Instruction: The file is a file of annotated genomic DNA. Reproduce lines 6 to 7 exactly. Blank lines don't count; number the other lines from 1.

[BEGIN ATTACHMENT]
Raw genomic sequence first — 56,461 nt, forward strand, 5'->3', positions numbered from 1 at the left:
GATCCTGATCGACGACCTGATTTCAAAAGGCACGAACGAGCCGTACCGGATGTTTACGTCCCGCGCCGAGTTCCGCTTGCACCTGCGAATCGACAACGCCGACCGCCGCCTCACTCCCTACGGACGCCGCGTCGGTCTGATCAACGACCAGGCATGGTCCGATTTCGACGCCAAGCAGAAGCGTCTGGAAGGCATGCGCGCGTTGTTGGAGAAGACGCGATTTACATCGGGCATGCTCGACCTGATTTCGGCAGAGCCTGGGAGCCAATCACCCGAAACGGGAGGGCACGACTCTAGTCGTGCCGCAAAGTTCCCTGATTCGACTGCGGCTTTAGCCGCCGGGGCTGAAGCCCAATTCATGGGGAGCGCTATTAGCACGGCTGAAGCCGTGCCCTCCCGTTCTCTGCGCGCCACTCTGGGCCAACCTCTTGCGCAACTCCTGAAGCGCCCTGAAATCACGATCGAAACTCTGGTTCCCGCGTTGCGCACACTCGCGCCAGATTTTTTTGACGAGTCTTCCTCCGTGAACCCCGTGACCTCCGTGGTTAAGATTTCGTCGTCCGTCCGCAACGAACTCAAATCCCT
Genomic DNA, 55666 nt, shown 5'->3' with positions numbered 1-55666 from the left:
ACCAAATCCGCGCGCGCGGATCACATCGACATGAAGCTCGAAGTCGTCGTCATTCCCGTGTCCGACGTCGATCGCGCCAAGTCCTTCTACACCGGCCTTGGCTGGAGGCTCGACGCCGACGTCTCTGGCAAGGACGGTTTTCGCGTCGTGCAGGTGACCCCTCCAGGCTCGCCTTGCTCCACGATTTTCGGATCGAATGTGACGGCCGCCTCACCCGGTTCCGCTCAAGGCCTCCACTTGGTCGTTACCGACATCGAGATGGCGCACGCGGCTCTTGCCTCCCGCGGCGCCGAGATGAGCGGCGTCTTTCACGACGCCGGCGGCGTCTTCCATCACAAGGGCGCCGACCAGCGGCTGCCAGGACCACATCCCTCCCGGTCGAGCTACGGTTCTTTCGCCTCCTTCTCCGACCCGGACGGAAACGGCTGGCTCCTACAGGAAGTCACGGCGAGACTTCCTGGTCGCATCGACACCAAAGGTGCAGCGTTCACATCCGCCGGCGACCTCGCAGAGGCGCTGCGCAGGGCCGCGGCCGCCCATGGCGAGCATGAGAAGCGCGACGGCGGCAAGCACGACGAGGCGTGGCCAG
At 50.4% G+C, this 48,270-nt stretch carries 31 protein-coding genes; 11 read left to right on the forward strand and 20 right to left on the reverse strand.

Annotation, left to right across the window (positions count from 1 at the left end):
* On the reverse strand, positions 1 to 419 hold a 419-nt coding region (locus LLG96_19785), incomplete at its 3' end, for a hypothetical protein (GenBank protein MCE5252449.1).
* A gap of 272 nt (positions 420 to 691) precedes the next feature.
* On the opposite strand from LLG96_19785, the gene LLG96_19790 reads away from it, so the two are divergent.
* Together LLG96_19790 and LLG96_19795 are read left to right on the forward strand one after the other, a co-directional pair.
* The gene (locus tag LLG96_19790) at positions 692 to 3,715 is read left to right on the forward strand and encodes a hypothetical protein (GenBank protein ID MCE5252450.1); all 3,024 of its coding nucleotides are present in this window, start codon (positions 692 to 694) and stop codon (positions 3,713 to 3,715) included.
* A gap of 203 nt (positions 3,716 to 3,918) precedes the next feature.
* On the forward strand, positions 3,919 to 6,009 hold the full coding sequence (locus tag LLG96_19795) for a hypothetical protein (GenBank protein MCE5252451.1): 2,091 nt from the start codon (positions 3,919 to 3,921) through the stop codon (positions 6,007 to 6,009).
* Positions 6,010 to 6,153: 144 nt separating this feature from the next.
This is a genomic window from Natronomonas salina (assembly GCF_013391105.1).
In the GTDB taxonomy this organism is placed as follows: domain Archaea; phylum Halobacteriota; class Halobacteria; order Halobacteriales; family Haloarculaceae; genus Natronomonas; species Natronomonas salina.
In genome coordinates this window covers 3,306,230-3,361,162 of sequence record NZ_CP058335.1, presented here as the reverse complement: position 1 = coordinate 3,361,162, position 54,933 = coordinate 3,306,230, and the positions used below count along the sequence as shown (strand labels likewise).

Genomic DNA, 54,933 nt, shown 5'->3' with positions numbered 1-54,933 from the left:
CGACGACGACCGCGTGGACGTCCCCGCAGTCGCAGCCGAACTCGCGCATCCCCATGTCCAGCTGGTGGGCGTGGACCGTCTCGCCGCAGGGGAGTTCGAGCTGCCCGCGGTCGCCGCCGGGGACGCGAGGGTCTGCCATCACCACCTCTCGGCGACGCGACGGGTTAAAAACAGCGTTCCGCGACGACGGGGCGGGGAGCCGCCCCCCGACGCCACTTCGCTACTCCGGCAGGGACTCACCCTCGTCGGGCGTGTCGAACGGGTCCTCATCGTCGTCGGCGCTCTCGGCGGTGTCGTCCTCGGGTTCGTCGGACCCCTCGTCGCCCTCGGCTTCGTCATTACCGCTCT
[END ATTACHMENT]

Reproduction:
Annotation, left to right across the window (positions count from 1 at the left end):
* On the reverse strand, positions 1 to 419 hold a 419-nt coding region (locus LLG96_19785), incomplete at its 3' end, for a hypothetical protein (GenBank protein MCE5252449.1).